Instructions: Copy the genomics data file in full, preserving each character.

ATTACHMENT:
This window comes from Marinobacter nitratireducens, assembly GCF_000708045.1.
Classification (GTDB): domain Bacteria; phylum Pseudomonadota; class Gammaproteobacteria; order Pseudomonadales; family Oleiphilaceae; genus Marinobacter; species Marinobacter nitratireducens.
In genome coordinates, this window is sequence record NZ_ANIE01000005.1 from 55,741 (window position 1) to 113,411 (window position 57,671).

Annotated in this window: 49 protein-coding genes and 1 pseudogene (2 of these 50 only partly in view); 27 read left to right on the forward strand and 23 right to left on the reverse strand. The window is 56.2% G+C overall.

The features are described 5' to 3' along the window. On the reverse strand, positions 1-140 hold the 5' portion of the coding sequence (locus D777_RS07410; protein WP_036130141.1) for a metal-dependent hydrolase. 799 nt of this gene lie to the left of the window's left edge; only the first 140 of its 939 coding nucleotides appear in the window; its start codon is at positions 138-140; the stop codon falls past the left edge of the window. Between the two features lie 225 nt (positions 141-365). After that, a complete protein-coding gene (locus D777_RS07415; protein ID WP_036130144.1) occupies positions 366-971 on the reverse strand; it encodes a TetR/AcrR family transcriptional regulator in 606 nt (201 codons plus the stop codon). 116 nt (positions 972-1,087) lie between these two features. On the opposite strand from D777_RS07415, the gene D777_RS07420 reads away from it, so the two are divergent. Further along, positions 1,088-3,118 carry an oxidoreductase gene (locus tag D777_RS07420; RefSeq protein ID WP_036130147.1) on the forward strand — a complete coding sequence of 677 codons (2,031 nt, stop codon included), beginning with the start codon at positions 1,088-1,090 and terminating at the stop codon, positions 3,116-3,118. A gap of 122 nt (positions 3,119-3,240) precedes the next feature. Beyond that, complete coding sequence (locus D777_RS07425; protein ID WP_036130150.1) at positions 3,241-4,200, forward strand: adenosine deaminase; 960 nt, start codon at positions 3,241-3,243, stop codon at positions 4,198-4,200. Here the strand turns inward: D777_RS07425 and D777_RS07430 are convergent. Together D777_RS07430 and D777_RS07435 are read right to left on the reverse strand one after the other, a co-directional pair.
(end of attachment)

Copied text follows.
This window comes from Marinobacter nitratireducens, assembly GCF_000708045.1.
Classification (GTDB): domain Bacteria; phylum Pseudomonadota; class Gammaproteobacteria; order Pseudomonadales; family Oleiphilaceae; genus Marinobacter; species Marinobacter nitratireducens.
In genome coordinates, this window is sequence record NZ_ANIE01000005.1 from 55,741 (window position 1) to 113,411 (window position 57,671).

Annotated in this window: 49 protein-coding genes and 1 pseudogene (2 of these 50 only partly in view); 27 read left to right on the forward strand and 23 right to left on the reverse strand. The window is 56.2% G+C overall.

The features are described 5' to 3' along the window. On the reverse strand, positions 1-140 hold the 5' portion of the coding sequence (locus D777_RS07410; protein WP_036130141.1) for a metal-dependent hydrolase. 799 nt of this gene lie to the left of the window's left edge; only the first 140 of its 939 coding nucleotides appear in the window; its start codon is at positions 138-140; the stop codon falls past the left edge of the window. Between the two features lie 225 nt (positions 141-365). After that, a complete protein-coding gene (locus D777_RS07415; protein ID WP_036130144.1) occupies positions 366-971 on the reverse strand; it encodes a TetR/AcrR family transcriptional regulator in 606 nt (201 codons plus the stop codon). 116 nt (positions 972-1,087) lie between these two features. On the opposite strand from D777_RS07415, the gene D777_RS07420 reads away from it, so the two are divergent. Further along, positions 1,088-3,118 carry an oxidoreductase gene (locus tag D777_RS07420; RefSeq protein ID WP_036130147.1) on the forward strand — a complete coding sequence of 677 codons (2,031 nt, stop codon included), beginning with the start codon at positions 1,088-1,090 and terminating at the stop codon, positions 3,116-3,118. A gap of 122 nt (positions 3,119-3,240) precedes the next feature. Beyond that, complete coding sequence (locus D777_RS07425; protein ID WP_036130150.1) at positions 3,241-4,200, forward strand: adenosine deaminase; 960 nt, start codon at positions 3,241-3,243, stop codon at positions 4,198-4,200. Here the strand turns inward: D777_RS07425 and D777_RS07430 are convergent. Together D777_RS07430 and D777_RS07435 are read right to left on the reverse strand one after the other, a co-directional pair.